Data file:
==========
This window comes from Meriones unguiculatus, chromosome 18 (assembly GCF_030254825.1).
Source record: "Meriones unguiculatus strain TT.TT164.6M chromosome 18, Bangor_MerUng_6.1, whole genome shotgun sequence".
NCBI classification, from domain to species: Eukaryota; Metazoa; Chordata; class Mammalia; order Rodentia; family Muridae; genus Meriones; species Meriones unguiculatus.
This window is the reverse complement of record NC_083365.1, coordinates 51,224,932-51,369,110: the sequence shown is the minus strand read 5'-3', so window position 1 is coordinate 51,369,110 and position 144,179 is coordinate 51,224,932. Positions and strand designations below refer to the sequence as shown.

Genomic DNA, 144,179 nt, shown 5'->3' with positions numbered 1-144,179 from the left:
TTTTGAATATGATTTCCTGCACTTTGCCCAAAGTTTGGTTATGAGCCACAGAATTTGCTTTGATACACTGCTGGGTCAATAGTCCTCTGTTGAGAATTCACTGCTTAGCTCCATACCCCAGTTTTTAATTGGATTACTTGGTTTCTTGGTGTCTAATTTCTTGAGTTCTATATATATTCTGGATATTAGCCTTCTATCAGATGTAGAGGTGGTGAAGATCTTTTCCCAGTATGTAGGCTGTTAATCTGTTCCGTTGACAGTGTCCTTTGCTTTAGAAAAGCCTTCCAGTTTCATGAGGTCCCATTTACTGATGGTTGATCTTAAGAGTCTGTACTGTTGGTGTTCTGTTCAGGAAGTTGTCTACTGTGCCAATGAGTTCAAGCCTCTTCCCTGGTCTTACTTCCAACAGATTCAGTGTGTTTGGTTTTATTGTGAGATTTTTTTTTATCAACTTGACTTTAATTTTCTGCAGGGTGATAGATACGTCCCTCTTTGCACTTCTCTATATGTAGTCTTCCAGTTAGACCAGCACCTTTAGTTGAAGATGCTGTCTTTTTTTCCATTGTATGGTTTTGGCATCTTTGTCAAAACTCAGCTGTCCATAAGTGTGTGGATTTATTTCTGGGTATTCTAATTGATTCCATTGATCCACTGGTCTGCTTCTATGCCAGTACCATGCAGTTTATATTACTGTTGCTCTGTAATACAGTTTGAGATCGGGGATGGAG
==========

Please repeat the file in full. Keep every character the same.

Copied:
This window comes from Meriones unguiculatus, chromosome 18 (assembly GCF_030254825.1).
Source record: "Meriones unguiculatus strain TT.TT164.6M chromosome 18, Bangor_MerUng_6.1, whole genome shotgun sequence".
NCBI classification, from domain to species: Eukaryota; Metazoa; Chordata; class Mammalia; order Rodentia; family Muridae; genus Meriones; species Meriones unguiculatus.
This window is the reverse complement of record NC_083365.1, coordinates 51,224,932-51,369,110: the sequence shown is the minus strand read 5'-3', so window position 1 is coordinate 51,369,110 and position 144,179 is coordinate 51,224,932. Positions and strand designations below refer to the sequence as shown.

Genomic DNA, 144,179 nt, shown 5'->3' with positions numbered 1-144,179 from the left:
TTTTGAATATGATTTCCTGCACTTTGCCCAAAGTTTGGTTATGAGCCACAGAATTTGCTTTGATACACTGCTGGGTCAATAGTCCTCTGTTGAGAATTCACTGCTTAGCTCCATACCCCAGTTTTTAATTGGATTACTTGGTTTCTTGGTGTCTAATTTCTTGAGTTCTATATATATTCTGGATATTAGCCTTCTATCAGATGTAGAGGTGGTGAAGATCTTTTCCCAGTATGTAGGCTGTTAATCTGTTCCGTTGACAGTGTCCTTTGCTTTAGAAAAGCCTTCCAGTTTCATGAGGTCCCATTTACTGATGGTTGATCTTAAGAGTCTGTACTGTTGGTGTTCTGTTCAGGAAGTTGTCTACTGTGCCAATGAGTTCAAGCCTCTTCCCTGGTCTTACTTCCAACAGATTCAGTGTGTTTGGTTTTATTGTGAGATTTTTTTTTATCAACTTGACTTTAATTTTCTGCAGGGTGATAGATACGTCCCTCTTTGCACTTCTCTATATGTAGTCTTCCAGTTAGACCAGCACCTTTAGTTGAAGATGCTGTCTTTTTTTCCATTGTATGGTTTTGGCATCTTTGTCAAAACTCAGCTGTCCATAAGTGTGTGGATTTATTTCTGGGTATTCTAATTGATTCCATTGATCCACTGGTCTGCTTCTATGCCAGTACCATGCAGTTTATATTACTGTTGCTCTGTAATACAGTTTGAGATCGGGGATGGAG